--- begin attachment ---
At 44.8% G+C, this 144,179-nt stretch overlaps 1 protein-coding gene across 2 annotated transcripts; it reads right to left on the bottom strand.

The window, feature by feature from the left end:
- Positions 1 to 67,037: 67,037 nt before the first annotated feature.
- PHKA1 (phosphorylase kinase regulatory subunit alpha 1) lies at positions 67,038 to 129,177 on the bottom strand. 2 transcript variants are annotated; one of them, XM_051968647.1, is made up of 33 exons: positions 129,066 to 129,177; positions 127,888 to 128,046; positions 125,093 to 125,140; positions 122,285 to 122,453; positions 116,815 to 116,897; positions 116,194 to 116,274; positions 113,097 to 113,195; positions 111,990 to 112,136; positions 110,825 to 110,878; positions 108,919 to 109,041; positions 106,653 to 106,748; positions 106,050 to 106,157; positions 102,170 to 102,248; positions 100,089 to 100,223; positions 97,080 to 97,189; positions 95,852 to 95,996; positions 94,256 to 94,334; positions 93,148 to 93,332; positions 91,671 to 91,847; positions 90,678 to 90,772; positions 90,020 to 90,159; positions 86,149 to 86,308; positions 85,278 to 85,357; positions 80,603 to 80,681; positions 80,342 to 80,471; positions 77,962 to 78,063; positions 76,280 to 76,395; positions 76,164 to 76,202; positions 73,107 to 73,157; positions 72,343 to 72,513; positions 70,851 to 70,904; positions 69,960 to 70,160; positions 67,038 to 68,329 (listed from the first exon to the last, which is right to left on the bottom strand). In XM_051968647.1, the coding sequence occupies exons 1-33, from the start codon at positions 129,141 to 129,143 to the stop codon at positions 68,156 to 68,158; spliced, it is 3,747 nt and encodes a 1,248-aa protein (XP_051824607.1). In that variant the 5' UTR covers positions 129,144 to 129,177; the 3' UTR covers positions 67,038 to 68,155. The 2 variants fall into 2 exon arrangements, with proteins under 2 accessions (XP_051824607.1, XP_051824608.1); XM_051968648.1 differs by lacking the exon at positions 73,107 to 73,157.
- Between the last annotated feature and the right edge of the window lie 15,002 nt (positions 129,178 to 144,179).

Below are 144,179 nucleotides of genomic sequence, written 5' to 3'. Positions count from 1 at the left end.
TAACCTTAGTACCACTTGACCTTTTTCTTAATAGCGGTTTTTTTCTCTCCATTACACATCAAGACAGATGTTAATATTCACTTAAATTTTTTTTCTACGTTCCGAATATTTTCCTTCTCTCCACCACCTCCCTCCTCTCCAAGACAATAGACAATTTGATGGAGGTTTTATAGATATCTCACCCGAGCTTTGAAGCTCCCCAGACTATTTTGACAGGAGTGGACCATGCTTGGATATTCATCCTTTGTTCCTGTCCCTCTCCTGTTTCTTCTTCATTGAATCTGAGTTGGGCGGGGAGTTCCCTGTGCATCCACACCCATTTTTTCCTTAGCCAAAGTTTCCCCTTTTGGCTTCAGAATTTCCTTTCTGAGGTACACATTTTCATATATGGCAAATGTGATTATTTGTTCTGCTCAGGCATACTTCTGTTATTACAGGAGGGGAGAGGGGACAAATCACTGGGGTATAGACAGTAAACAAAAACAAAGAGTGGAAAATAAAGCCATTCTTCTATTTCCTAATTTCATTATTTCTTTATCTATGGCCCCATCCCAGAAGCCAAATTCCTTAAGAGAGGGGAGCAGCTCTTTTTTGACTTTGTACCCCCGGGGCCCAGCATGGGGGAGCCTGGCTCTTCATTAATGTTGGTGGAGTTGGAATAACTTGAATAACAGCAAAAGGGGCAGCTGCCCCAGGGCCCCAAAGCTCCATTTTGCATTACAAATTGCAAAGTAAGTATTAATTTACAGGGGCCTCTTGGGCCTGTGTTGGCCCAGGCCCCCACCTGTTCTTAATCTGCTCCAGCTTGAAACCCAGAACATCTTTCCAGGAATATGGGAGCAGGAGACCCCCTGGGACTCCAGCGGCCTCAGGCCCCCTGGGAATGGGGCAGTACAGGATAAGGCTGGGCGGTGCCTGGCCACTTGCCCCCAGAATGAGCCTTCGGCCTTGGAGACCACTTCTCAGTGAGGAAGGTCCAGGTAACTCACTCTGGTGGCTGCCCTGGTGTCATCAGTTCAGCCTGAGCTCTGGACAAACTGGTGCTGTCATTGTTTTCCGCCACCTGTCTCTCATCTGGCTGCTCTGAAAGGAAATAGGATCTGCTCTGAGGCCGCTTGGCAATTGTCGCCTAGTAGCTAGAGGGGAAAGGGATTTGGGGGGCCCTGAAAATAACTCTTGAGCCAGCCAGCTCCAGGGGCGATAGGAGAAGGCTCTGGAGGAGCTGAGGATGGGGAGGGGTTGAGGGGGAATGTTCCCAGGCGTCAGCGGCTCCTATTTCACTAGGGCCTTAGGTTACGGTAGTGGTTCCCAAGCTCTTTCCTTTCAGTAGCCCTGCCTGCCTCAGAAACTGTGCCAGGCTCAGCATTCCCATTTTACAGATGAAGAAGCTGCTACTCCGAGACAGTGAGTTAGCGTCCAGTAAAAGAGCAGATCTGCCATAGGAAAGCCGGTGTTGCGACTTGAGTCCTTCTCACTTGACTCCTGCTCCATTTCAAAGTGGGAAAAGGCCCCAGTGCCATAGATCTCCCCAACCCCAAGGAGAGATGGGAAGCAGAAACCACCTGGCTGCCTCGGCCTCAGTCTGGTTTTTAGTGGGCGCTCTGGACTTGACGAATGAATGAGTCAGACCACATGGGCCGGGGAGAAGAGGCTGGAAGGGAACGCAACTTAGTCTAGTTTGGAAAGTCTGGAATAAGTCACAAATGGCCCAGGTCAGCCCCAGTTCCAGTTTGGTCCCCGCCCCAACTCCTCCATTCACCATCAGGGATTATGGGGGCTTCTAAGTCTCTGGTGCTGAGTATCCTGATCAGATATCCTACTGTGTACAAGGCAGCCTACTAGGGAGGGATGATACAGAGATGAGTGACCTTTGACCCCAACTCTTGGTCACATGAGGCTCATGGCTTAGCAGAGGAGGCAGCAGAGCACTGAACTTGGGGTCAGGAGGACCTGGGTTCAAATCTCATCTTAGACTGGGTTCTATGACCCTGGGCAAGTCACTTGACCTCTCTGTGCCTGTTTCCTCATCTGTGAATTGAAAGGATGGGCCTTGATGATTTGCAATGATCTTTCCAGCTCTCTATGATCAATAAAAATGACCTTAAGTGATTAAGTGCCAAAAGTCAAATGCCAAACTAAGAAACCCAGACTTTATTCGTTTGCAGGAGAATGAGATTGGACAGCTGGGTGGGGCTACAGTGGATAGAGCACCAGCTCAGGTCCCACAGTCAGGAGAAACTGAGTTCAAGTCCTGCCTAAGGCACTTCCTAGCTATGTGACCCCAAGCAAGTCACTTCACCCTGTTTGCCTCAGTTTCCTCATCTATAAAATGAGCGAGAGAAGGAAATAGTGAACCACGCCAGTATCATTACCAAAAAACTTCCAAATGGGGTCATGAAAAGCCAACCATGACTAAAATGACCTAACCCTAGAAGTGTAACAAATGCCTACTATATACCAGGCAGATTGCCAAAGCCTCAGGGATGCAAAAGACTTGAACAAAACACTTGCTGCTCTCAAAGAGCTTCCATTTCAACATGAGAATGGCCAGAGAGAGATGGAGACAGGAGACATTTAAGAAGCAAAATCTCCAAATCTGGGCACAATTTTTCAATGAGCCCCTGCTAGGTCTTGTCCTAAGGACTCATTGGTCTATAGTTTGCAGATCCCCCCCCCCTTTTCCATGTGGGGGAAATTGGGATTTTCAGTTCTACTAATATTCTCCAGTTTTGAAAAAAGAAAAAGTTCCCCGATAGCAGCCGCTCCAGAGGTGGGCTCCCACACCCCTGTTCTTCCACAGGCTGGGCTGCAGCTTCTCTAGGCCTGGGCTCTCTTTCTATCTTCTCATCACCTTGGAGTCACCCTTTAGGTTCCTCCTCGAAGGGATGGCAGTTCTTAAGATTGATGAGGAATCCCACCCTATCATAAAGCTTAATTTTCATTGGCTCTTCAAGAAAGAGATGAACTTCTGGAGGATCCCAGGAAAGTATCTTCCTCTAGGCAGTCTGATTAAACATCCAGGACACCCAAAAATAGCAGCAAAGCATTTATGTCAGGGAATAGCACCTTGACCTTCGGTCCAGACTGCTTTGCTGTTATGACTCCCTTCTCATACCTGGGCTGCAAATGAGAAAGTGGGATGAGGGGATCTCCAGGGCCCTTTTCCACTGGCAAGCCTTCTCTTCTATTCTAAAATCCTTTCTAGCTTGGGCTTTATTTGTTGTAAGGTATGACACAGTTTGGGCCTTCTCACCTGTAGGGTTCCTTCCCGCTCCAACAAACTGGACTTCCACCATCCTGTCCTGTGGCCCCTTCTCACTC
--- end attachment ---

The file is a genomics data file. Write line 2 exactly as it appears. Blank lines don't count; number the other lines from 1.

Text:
The window, feature by feature from the left end: